Retailers oppose new tobacco licensing fee

Tobacco control has "gone far enough", according to a new survey by pro-smoking lobby Forest EU

NFRN Ireland has called the tenfold increase in tobacco licensing fee “grossly unfair”



17 October 2013

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NFRN Ireland has strongly opposed the increase in the licensing fee for retailers to sell tobacco products. The increase, which was not mentioned in the Finance Minister’s speech on 15 October, was confirmed that evening on the Department of Health’s website.

The current €50 licensing fee will see a tenfold increase in the coming months. This will mean both large multiplies and struggling independent retailers will now have to pay €500 for the same licence.

This is a move that NFRN Ireland has strongly opposed. It believes that the decision was made without a second thought being given to how it will impact on retail jobs in towns and villages across the country.

Commenting on the news, NFRN Ireland president Joe Sweeney said: "It is a grossly unfair imposition on smaller retailers who are already hugely compliant with all tobacco regulations as HSE monitoring confirms."

The Department of Health in a statement released on the budget stated: "The government proposes to increase the Retail Register fee during 2014 in the context of legislation to provide for the licensing of the sale of tobacco products as outlined in Tobacco Free Ireland which was approved by government in July of this year."

Sweeney believes that the increase in registration fees will result in some retailers moving out of the business altogether. This he says will not only cost jobs but will leave the market open for illicit traders to fill. "This new charge on retailers is a perverse and counter-productive policy decision that will bring delight and greater profits to the criminal and paramilitary gangs now flooding the Irish market with smuggled tobacco."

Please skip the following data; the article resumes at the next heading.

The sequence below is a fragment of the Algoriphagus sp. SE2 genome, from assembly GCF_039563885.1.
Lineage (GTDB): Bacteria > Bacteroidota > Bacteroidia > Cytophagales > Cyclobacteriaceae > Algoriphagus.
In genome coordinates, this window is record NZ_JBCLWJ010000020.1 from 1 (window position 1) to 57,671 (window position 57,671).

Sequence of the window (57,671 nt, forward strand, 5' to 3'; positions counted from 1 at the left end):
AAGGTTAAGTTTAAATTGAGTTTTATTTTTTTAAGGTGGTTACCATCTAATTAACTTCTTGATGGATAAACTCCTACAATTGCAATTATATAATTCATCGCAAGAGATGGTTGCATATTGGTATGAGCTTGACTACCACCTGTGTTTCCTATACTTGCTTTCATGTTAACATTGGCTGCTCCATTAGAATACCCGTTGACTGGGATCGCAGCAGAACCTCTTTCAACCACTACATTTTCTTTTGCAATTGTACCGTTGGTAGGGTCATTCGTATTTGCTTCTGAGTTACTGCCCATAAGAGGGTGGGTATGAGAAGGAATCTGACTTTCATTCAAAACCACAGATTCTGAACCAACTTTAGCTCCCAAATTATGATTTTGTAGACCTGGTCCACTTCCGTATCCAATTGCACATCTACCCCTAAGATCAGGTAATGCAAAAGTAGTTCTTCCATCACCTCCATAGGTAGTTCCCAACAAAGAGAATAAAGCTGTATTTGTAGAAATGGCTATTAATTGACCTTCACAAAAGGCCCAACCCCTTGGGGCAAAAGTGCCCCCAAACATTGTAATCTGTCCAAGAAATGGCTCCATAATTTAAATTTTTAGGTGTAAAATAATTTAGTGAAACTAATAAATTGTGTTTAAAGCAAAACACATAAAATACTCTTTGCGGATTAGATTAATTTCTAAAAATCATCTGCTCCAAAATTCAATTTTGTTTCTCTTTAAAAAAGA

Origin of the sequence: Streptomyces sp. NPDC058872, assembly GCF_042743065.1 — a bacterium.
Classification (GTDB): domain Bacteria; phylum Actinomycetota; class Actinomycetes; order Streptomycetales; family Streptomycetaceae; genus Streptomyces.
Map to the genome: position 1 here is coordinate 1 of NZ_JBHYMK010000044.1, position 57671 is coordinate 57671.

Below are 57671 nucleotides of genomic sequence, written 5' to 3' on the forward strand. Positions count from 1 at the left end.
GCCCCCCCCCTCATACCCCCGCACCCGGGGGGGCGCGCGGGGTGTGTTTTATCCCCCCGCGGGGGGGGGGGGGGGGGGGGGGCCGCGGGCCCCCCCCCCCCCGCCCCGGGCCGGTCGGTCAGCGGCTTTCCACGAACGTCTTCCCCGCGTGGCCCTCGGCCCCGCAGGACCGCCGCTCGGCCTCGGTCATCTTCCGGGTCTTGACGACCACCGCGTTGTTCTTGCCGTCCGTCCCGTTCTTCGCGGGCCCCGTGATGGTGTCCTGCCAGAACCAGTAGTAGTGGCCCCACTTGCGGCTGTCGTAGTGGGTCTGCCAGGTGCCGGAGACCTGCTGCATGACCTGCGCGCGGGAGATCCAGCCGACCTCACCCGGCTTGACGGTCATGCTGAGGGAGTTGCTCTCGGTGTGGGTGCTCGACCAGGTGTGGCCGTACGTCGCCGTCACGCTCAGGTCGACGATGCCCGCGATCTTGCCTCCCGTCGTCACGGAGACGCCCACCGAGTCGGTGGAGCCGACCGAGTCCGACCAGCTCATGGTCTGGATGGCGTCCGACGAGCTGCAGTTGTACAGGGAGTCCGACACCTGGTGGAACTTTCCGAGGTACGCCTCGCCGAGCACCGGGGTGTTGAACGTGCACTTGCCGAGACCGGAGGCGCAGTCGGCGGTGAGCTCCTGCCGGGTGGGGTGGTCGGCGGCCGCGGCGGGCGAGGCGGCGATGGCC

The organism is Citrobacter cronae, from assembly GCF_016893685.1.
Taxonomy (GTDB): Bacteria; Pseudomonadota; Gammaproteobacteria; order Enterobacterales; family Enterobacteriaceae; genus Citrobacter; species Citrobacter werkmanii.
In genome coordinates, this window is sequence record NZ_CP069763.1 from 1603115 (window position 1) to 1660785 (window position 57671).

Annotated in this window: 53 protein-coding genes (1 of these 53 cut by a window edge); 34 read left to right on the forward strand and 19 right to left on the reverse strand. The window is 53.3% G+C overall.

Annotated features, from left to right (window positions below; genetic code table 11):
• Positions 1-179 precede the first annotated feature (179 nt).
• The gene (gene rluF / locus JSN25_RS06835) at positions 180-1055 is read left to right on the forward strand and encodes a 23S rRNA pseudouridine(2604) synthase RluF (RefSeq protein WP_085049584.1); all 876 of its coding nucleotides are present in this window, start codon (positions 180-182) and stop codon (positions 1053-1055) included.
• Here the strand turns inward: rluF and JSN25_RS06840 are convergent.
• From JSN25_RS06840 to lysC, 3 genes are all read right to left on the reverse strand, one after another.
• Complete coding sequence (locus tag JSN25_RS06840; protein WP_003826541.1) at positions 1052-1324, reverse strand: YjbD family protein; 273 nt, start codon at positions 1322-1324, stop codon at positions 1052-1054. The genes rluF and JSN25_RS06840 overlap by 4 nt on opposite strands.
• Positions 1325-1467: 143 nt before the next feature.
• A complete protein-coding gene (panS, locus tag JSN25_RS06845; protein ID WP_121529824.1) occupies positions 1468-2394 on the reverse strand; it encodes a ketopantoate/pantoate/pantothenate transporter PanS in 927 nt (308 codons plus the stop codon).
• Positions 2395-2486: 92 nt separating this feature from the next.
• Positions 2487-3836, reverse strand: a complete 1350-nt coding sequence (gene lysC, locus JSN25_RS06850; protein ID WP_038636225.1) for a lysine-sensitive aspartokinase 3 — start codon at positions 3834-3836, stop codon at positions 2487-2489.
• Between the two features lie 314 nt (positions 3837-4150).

This remark comes following the Revenue Commissioners admitting last week that they are fighting a losing battle against smuggled tobacco. The Department of Finance also confirmed that excise duties on tobacco are down €100 million on projections for 2013 due to illicit trade.

Earlier this week, during a Dáil question session, Deputy Damien English, asked the Minister for Health to comment on his departments and the Revenue Commissioners participation in the high level implementation group to oversee the introduction of plain packaging of tobacco products and the impact illicit trading is having on jobs in the retail sector.

In response Dr James Reilly said: "A steering group on standardised packaging has been established to oversee the implementation of a project plan. This is an interdepartmental group and includes a representative from the Office of the Revenue Commissioners. The group has met twice to date.

"The group has no direct responsibility in relation to illicit tobacco. Revenue’s participation in the group is concerned with the accommodation of its needs, particularly in relation to the fiscal stamp, in the context of any new packaging arrangements.

"Revenue has advised that it is very aware of the negative impact that the illicit tobacco market has on legitimate business and on the exchequer and tackling this problem remains one of its key objectives." 



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